What’s wrong with TPP — what you can do NOW to stop it

 

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Photo by Wendy Colucci of the CNY Area Labor Federation, AFL-CIO, republished under Creative Commons license.

The United States signed the Trans-Pacific Partnership (TPP) trade agreement in February, but there’s still time to stop the deal that some are calling “NAFTA on steroids” before it becomes law. Signing is only one step: the next step is passage by Congress. In this election year, you can contact your U.S. Senators and Representatives to say a resounding NO to TPP. Here are four reasons to stop TPP, and links to contact information for Congress.

#1: TPP would allow corporations to sue to overturn “Buy American” rules of state or local governments. As the Minnesota Fair Trade Coalition points out,

“if any of our national, state or local policies get in the way of corporations making a buck, trade deals that follow the NAFTA model allow us to be sued in international tribunals for having ‘barriers to trade.’”

#4: TPP rolls back environmental protections and allows corporations to sue to overturn environmental or food safety regulations. The Sierra Club says:

“The TPP will include provisions that give corporations the right to sue a government for unlimited cash compensation — in private and non-transparent tribunals — over nearly any law or policy that a corporation alleges will reduce its profits. Using similar rules in other free trade agreements, corporations such as Exxon Mobil and Dow Chemical have launched over 600 cases against more than 100 governments. Dozens of cases attack common-sense environmental laws and regulations, such as regulations to protect communities and the environment from harmful chemicals or mining practices.”

The rules in TPP, like those in NAFTA before it, give corporations power to “bypass domestic court systems and sue governments in private trade tribunals that lack transparency and public accountability.”

#3: TPP is bad for workers. Like other trade pacts, it promotes outsourcing manufacturing jobs to low-wage countries, in a “race to the bottom.” No trade agreement has effectively protected worker rights in low-wage countries, and TPP won’t do that either. Workday Minnesota warns that,

“The TPP’s labor standards are so abysmally weak that countries could literally set their minimum wage at $1/day and their maximum hours of work at 24/day and still be in compliance.”

#4: TPP endangers farmers. From the Institute for Agriculture and Trade Policy:

“Multinational agribusiness companies wanted this deal. It provides them a framework to lower regulations and expand their market power in multiple countries,” said Karen Hansen-Kuhn of the Institute for Agriculture and Trade Policy. “Unfortunately, the TPP is modeled after past free trade deals that have made wildly inaccurate promises about benefits for farmers. Instead, hundreds of thousands of farmers have been pushed of the land during this era of free trade, beginning with NAFTA.”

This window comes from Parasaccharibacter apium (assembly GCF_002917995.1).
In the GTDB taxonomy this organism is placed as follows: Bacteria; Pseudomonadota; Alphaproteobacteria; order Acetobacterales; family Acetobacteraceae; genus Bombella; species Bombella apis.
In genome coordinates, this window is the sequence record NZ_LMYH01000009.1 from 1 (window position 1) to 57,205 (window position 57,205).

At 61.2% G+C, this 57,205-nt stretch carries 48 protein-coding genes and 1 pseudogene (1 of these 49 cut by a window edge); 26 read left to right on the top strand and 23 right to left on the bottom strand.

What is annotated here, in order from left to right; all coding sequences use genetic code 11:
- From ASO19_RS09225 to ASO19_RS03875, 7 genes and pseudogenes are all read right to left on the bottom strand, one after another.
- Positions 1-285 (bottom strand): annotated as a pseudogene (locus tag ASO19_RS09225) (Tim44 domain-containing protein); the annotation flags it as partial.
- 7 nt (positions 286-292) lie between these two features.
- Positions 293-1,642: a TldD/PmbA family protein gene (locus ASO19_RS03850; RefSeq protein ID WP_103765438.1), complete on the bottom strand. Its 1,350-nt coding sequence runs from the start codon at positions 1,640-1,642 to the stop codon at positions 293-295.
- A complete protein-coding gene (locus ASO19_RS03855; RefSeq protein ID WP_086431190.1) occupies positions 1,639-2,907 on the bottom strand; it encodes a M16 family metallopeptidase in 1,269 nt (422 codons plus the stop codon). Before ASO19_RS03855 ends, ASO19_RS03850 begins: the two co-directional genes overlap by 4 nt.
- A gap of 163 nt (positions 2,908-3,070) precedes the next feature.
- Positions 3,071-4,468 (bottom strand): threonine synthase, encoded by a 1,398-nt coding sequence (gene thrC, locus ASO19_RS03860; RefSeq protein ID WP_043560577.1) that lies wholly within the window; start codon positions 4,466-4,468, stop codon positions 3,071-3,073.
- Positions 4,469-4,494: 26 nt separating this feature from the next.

Congress will consider TPP under the Fast Track rules it passed last summer. As IATP explains,

“Under the U.S. Constitution, the President negotiates international agreements, but Congress sets the rules on commerce and taxes. Under Fast Track, which was first approved in 1974, Congress gives up its ability to influence trade agreements before they’re done and their right to amend the bill that states how the agreement will be implemented. Fast Track is granted for specific times and agreements. The Fast Track authority approved in June will apply to all trade agreements negotiated through July 1, 2018, with a possible extension into 2021.”

Support for TPP is eroding: both Bernie Sanders and Hillary Clinton now oppose it, though Clinton praised TPP when she was Secretary of State. TPP would include twelve nations right off the bat, with the possibility of more being added in future years. The twelve nations — Australia, Canada, Japan, Malaysia, Mexico, Peru, Vietnam, Chile, Brunei, Singapore, New Zealand, and the United States — comprise “40 percent of the world economy and a third of global trade.”

My representative, Congressmember Betty McCollum, has spoken out eloquently and strongly on TPP:

“We’ve all seen the harm caused to American and foreign workers, human rights and the environment by NAFTA, CAFTA, and other trade agreements that benefit corporate profits over people – regular working people.  Throughout my years in Congress I have a long record of standing with workers, defending human rights, and working to protect the environment … and opposing bad trade deals!  I intend to remain consistent.

“As your member of Congress, my priority will always be to serve the best interests of my constituents – especially working families.  Congressional oversight of trade deals is one of the best tools I have to ensure American workers are protected and treated fairly in the global marketplace.  I intend to do all that I can to oppose the Trans-Pacific Partnership agreement and ensure that our nation’s trade practices put working men and women first.

“You can count on me to vote NO on TPP.”

Here’s a list of all the Minnesota members of Congress, with phone numbers and email links. Send an email. If you can’t figure out what to say, feel free to copy anything from this post. But speak up now, so that members of Congress know that their constituents want to count on them to vote NO on TPPP> .

For more information:

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1 Comment

Filed under agriculture, environment, food and farming, work

One response to “What’s wrong with TPP — what you can do NOW to stop it

  1. Pingback: Let Bhopal Feel the Bern – Why we should demand corporate accountability in Bhopal | A Train of Thought...

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